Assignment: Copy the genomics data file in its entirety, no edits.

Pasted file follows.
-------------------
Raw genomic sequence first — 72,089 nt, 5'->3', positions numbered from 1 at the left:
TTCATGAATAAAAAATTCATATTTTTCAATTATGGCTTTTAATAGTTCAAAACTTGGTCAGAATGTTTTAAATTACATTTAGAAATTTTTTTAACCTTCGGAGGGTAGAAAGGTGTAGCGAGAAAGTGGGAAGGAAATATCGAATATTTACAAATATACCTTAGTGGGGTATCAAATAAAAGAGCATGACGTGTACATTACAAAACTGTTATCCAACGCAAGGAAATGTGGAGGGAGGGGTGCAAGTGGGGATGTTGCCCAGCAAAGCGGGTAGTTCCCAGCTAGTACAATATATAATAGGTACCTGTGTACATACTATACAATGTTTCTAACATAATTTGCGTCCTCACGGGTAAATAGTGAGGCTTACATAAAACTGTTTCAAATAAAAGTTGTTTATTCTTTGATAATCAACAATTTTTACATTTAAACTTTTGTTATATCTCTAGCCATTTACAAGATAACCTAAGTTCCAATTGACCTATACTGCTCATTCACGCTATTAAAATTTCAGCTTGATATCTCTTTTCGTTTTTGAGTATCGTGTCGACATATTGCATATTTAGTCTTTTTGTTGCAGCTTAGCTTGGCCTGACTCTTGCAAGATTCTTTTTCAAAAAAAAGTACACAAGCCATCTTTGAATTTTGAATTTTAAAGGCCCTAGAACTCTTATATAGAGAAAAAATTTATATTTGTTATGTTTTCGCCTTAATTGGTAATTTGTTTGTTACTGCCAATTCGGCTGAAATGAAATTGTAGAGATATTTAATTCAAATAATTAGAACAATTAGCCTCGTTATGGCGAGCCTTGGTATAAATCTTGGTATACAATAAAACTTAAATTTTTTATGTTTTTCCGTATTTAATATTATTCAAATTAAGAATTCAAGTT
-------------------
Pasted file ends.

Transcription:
Raw genomic sequence first — 72,089 nt, 5'->3', positions numbered from 1 at the left:
TTCATGAATAAAAAATTCATATTTTTCAATTATGGCTTTTAATAGTTCAAAACTTGGTCAGAATGTTTTAAATTACATTTAGAAATTTTTTTAACCTTCGGAGGGTAGAAAGGTGTAGCGAGAAAGTGGGAAGGAAATATCGAATATTTACAAATATACCTTAGTGGGGTATCAAATAAAAGAGCATGACGTGTACATTACAAAACTGTTATCCAACGCAAGGAAATGTGGAGGGAGGGGTGCAAGTGGGGATGTTGCCCAGCAAAGCGGGTAGTTCCCAGCTAGTACAATATATAATAGGTACCTGTGTACATACTATACAATGTTTCTAACATAATTTGCGTCCTCACGGGTAAATAGTGAGGCTTACATAAAACTGTTTCAAATAAAAGTTGTTTATTCTTTGATAATCAACAATTTTTACATTTAAACTTTTGTTATATCTCTAGCCATTTACAAGATAACCTAAGTTCCAATTGACCTATACTGCTCATTCACGCTATTAAAATTTCAGCTTGATATCTCTTTTCGTTTTTGAGTATCGTGTCGACATATTGCATATTTAGTCTTTTTGTTGCAGCTTAGCTTGGCCTGACTCTTGCAAGATTCTTTTTCAAAAAAAAGTACACAAGCCATCTTTGAATTTTGAATTTTAAAGGCCCTAGAACTCTTATATAGAGAAAAAATTTATATTTGTTATGTTTTCGCCTTAATTGGTAATTTGTTTGTTACTGCCAATTCGGCTGAAATGAAATTGTAGAGATATTTAATTCAAATAATTAGAACAATTAGCCTCGTTATGGCGAGCCTTGGTATAAATCTTGGTATACAATAAAACTTAAATTTTTTATGTTTTTCCGTATTTAATATTATTCAAATTAAGAATTCAAGTT